And then there was Henry Rutgers. Rutgers, you will recall, is the second or third cousin of the Lispenard controlling the Hudson River brewery as the 1800s dawn, depending on whether it is father Anthony or son Leonard we are talking about Lispenard-wise. He is a classic great American who leaves the fortune which founds Rutgers University in New Jersey. I sketched the story in February but let’s fill in a bit more. As you can see from the thumbnail, Henry was moving on from running the brewery as early as January 1793. In 1795, he is elected to the hospital board, sits on a committee considering an international treaty and has diversified commercial interests. In late 1796, he chairs a Congressional nomination meeting. By 1799, he is a leading partner in the purchase and sale of the Watkins and Flint tract. The wealth generated over generations of brewing has made him one of the richest men in the young United States. That’s his family’s house up there well before this point. It was where he lived until 1830. Likely no one has ever moved from brewing to billions and power quite like this one man. I’d be interested in thoughts of anyone comparable.
One New York brewery seems to try to buck the trend in the period 1795 to 1803. Unlike the various forms of end-of-brewing we see with Rutgers, Eden, Lispenard and even the brewery that couldn’t die in Brooklyn Ferry, the brewery that started as an 1760s plaything for George Har(r)ison, spoiled son of Francis the high placed colonial lackey of the Crown. After George dies in 1773 and the Revolution comes and goes, the brewery is in the hands of grandson, Richard. Richard reinvents himself as an ardent Republican and, like the others, leases out his brewery in the 1784 to Samuel Atlee who does not last even into 1788. The brewery itself, however, has at least one more life to live. In 1790, it is in the hands of a new partnership – Robertson, Barren and Co. It doesn’t last. Click that thumbnail. By 1792, the brewery is in the hands of Fred and Phil Rhinelander who, by 1795, who are (delightfully) selling gin alongside ale and porter. Six and a half years later, operations at the brewery change hands again as John Noble and Co. announced in the 10 December 1801 edition of the Mercantile Advertiser that they have taken the extensive brewery lately occupied by Messers Rhinelanders in Greenwich Street.” It is one of the more exciting beer notices from the era as it claims they “have been long accustomed to prepare” porter for the East and West Indies. Porter produced for export. The notice is titled “Porter Brewery.” It lasts, again, just a few years. Noble’s entire stock is sold off at an auction by his creditors in April 1805. Interestingly, the Rhinelanders’ other business kept going – including the importation of spices – until Frederick passed away. After that the lands start to be sold off at the same time city government decides to clean up this part of the Hudson shoreline. Their sugar house, however, lasts until 1968.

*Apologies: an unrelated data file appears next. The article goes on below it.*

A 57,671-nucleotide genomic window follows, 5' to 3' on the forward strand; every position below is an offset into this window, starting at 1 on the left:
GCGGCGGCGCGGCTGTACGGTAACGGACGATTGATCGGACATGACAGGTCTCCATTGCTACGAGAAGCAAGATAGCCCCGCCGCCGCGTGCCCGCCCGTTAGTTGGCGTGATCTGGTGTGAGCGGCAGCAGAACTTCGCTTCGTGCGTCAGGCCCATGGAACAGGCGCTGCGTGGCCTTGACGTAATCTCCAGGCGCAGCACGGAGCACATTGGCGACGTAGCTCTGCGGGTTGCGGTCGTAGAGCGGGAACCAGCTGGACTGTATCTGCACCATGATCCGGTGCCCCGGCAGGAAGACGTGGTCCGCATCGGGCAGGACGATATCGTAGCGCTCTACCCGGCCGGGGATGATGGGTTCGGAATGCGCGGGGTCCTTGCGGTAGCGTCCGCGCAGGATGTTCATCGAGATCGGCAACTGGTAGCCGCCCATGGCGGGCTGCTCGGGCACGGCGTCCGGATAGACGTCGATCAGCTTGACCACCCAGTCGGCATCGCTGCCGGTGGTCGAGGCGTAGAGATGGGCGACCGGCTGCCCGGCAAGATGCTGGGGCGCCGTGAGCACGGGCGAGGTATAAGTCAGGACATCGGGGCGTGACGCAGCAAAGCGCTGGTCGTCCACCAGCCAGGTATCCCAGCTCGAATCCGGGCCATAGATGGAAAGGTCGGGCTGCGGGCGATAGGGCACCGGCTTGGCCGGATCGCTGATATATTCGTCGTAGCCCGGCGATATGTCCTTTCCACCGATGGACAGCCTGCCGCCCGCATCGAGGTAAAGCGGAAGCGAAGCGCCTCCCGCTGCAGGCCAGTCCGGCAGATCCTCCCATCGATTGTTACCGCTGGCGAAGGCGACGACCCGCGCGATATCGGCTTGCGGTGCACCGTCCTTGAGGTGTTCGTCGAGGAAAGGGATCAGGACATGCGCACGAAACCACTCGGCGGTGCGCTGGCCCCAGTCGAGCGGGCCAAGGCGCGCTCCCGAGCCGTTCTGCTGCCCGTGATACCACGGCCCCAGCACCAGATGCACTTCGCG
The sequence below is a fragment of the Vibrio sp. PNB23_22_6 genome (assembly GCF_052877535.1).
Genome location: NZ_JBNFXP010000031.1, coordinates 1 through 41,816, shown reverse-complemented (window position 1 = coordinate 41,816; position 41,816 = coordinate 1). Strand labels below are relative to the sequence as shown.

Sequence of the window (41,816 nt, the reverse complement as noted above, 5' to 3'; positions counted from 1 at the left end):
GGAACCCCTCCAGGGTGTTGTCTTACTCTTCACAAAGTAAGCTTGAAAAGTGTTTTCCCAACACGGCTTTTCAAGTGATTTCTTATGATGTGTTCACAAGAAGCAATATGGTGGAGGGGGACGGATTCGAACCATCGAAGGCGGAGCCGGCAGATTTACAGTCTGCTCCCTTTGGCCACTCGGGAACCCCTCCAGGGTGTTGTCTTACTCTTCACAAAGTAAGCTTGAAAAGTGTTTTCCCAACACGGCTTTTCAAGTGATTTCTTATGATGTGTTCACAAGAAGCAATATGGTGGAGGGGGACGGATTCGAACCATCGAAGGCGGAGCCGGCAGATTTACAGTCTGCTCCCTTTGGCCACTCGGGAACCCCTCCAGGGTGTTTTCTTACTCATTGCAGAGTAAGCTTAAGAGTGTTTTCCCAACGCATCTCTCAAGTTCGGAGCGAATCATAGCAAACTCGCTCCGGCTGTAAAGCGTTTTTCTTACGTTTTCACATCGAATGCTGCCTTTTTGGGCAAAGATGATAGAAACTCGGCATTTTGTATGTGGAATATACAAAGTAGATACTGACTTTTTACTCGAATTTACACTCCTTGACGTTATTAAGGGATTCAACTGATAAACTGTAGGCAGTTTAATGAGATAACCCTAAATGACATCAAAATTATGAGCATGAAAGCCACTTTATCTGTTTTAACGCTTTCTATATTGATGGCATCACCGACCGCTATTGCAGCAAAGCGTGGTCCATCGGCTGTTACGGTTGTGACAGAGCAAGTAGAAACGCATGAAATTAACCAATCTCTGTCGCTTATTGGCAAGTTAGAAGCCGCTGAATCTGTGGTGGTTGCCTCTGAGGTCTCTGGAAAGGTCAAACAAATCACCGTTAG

Things pass. The landmark that was Widow Rutgers’ burnt brewery of Maiden Lane is not the only end of these things. Eden, the Brooklyn Ferry brewery, cousins Rutgers and Lispenard as well as Harrison’s plaything are all gone. The backbone of the entire City’s brewing for at least the last half century pack it in by the middle of the first decade of the 1800s. It is not just that the good water is disappearing. The scions of the generation are as well. Plus, they have made their millions and the community needs their lands anyway to house the flood of new immigrants coming to make this the greatest city on the earth in the history of humankind. Arguably. In 1790, there are 33,000 people in New York City. In 1810, there are almost three times that. There is simply no place – no space – for the big dynastic brewers who dominated the southern tip of Manhattan, including some whose families had been there for most of the previous two centuries.
*Soon, the small brewers of 1795 to 1805.
**Last Saturday, fellow traveler beer historian Gerry Lorenz at the Shmaltz taproom in Clinton Park, NY made a good point after we realized we were pronouncing many of these brewers names differently. He is of the opinion that what I was pronouncing as “Med-seff” was actually “Met-calf” as in Metcalf, Ontario. Could be but I now need to explore the name as a Yorkshire artifact of the 1700s to make sure.
***That’s the first Trinity Church.